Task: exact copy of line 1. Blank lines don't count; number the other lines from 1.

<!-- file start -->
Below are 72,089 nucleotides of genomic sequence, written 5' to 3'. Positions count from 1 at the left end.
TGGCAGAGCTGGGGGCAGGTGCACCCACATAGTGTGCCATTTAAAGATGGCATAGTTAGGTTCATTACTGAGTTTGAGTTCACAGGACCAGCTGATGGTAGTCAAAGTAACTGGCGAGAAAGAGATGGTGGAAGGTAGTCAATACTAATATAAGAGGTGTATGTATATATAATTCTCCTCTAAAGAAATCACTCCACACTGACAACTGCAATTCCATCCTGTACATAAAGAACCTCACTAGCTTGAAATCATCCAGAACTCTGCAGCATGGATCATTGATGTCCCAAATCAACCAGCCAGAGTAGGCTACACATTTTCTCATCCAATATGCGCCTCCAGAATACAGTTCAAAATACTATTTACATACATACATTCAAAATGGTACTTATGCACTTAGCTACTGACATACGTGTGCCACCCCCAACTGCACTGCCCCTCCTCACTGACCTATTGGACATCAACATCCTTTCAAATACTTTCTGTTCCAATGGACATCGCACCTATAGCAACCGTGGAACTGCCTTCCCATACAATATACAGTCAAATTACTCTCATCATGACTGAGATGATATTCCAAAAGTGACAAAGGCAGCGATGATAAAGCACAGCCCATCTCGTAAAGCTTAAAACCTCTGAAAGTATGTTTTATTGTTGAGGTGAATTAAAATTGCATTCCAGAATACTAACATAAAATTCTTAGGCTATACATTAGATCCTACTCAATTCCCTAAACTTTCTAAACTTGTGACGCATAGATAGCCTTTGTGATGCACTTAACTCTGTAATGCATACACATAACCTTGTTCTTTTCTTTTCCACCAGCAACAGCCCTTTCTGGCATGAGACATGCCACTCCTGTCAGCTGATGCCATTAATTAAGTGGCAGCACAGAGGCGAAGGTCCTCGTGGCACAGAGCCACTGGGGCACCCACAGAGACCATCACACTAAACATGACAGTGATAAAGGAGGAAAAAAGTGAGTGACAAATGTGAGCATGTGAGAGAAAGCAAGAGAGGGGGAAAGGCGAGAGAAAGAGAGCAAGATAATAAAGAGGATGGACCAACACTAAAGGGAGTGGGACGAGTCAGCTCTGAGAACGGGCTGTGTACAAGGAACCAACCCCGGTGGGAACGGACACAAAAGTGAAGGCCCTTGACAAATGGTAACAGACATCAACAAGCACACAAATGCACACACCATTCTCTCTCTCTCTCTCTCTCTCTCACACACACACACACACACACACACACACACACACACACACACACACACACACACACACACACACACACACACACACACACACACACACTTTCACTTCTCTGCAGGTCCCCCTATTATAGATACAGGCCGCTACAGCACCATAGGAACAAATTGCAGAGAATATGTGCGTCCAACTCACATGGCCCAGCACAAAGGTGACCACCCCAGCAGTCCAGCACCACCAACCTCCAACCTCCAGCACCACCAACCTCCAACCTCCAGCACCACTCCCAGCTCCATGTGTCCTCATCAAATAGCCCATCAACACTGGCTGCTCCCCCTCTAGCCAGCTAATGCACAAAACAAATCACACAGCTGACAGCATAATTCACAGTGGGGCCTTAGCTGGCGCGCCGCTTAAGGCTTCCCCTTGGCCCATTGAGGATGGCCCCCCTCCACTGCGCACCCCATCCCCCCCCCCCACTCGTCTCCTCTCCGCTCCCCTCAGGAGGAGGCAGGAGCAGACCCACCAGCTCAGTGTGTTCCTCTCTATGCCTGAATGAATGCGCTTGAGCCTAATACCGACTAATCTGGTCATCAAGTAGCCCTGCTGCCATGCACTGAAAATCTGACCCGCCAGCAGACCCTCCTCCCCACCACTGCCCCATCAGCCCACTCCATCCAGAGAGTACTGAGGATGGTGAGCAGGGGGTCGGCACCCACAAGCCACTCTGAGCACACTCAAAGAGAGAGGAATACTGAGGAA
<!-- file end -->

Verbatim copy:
Below are 72,089 nucleotides of genomic sequence, written 5' to 3'. Positions count from 1 at the left end.